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N.Y. lawmaker under fire for blackface

Feb. 25, 2013 at 7:11 PM   |   Comments

NEW YORK, Feb. 25 (UPI) -- Jewish New York state lawmaker Dov Hikind, criticized for his blackface basketball player costume for a Purim party, said Monday he's not prejudiced.

Politicker.com reported the 62-year-old Democrat, who represents the New York City borough of Brooklyn, said he had a professional makeup artist apply brown face paint to go with his Afro wig, sunglasses and orange jersey and brown face paint. The costume was for a party at his home Sunday marking the Jewish holiday of Purim.

"I was just, I think, I was trying to emulate, you know, maybe some of these basketball players," Hikind told the webblog Politicker.com. "Someone gave me a uniform, someone gave me the hair of the actual, you know, sort of a black basketball player. It was just a lot of fun.

"I can't imagine anyone getting offended. You know, anyone who knows anything about Purim knows that if you walk throughout the community ... people get dressed up in, you name it, you know, in every kind of dress-up imaginable.

"Purim, you know, everything goes and it's all done with respect. No one is laughing, no one is mocking. No one walked in today and said, 'Oh my God.' ... It's all just in good fun with respect always, whatever anyone does it's done with tremendous amounts of respect and with dignity, of course."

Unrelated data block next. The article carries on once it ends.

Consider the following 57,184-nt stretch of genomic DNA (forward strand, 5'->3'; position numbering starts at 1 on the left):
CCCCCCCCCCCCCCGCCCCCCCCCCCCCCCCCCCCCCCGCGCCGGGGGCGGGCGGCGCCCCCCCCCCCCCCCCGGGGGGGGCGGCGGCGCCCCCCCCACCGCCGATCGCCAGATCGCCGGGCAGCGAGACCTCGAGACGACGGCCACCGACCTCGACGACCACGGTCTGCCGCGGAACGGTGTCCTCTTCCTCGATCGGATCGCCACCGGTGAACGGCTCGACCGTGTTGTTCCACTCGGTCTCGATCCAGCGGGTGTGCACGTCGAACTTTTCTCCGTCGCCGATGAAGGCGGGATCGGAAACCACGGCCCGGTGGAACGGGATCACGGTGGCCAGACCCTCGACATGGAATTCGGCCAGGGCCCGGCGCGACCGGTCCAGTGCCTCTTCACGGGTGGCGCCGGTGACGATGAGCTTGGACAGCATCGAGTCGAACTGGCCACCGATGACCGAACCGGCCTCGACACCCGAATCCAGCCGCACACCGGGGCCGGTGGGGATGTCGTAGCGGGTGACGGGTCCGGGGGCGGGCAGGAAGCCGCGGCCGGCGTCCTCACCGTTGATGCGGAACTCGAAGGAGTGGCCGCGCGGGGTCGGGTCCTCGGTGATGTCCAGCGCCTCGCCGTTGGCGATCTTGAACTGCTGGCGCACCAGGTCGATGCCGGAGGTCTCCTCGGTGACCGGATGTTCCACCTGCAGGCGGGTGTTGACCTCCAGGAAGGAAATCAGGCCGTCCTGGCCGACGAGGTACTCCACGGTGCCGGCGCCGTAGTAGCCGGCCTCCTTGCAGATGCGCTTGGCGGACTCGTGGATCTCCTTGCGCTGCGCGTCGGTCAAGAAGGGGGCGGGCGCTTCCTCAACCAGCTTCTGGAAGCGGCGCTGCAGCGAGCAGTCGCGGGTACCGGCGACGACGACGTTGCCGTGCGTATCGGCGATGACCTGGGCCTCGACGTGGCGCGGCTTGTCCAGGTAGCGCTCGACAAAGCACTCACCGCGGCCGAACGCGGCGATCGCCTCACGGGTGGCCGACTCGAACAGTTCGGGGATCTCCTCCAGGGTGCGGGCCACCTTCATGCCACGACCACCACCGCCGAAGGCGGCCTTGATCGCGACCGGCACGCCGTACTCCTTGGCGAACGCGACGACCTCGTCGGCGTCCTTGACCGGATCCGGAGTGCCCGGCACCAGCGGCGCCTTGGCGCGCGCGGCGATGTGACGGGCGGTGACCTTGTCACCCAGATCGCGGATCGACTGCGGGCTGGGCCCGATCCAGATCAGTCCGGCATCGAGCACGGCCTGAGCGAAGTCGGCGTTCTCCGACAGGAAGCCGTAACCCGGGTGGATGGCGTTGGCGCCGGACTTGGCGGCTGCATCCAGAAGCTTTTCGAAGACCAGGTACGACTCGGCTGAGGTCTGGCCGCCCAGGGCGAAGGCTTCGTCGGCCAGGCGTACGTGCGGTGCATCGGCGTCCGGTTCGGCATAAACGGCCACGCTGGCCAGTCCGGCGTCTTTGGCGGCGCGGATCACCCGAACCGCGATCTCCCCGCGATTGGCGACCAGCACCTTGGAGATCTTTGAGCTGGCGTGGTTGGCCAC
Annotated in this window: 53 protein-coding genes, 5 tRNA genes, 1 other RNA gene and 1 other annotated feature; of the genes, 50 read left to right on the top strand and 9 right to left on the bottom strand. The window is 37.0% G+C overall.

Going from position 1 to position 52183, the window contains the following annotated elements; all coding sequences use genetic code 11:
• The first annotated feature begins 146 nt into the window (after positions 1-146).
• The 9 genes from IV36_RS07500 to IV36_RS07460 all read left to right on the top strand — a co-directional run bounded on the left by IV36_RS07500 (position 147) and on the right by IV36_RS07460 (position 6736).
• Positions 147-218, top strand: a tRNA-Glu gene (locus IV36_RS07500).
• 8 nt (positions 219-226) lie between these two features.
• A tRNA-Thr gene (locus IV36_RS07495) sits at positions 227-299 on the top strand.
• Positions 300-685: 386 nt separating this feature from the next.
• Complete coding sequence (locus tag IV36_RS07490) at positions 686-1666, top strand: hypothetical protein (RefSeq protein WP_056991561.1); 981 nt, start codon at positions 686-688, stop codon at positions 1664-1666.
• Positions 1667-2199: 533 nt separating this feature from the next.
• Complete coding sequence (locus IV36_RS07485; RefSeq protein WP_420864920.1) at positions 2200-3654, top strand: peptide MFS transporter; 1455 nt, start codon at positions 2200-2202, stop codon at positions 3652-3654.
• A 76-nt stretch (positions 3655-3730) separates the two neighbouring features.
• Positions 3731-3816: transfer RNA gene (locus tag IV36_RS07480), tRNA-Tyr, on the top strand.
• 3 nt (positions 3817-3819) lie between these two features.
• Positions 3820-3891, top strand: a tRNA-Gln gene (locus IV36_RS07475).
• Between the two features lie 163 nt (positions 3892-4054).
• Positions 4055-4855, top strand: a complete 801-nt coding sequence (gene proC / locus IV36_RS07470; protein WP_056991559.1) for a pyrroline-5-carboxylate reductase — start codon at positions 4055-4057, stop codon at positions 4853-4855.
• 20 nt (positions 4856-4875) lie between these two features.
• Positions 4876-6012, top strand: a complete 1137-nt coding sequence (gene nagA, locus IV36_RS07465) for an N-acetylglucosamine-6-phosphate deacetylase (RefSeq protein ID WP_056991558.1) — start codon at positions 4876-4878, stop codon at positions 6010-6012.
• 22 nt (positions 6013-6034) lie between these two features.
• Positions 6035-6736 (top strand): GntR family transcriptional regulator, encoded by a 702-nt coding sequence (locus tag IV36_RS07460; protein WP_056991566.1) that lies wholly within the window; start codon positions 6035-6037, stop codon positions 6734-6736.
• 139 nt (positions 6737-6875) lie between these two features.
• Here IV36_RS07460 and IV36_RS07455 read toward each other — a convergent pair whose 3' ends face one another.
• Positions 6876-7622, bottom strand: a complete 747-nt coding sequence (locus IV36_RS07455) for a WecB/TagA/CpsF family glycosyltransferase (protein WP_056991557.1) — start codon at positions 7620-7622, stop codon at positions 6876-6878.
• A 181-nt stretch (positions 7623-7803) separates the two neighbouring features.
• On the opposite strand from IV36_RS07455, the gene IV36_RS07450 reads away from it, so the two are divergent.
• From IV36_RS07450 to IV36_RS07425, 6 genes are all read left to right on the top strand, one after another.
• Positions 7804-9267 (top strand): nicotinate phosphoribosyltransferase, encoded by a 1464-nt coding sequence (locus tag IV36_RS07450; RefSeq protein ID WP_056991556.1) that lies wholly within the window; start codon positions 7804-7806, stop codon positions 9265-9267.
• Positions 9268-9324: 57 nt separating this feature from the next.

Word of his costume didn't sit well with some, however. Assemblyman Karim Camara, another Brooklyn Democrat who is chairman of the state Black, Puerto Rican, Hispanic and Asian Legislative Caucus, said Hikind just doesn't get it.

"I am deeply shocked and outraged by the insensitive actions of Assemblyman Hikind," Camara said.

"The history of the blackface minstrel show is something deeply painful in the African-American community. It brings back the memories of African-Americans being reduced to 'buffoonery' just to gain access to the entertainment industry. The stereotypes embodied in blackface minstrels have played a significant role in cementing and proliferating racist images."

Hikind called such criticism "political correctness to the absurd."

"There is not a prejudiced bone in my body," he said.

The Post noted that just days earlier Hikind had blasted fashion designer John Galliano for his Hasid-like attire.

"Who is he mocking?" Hikind said at the time.

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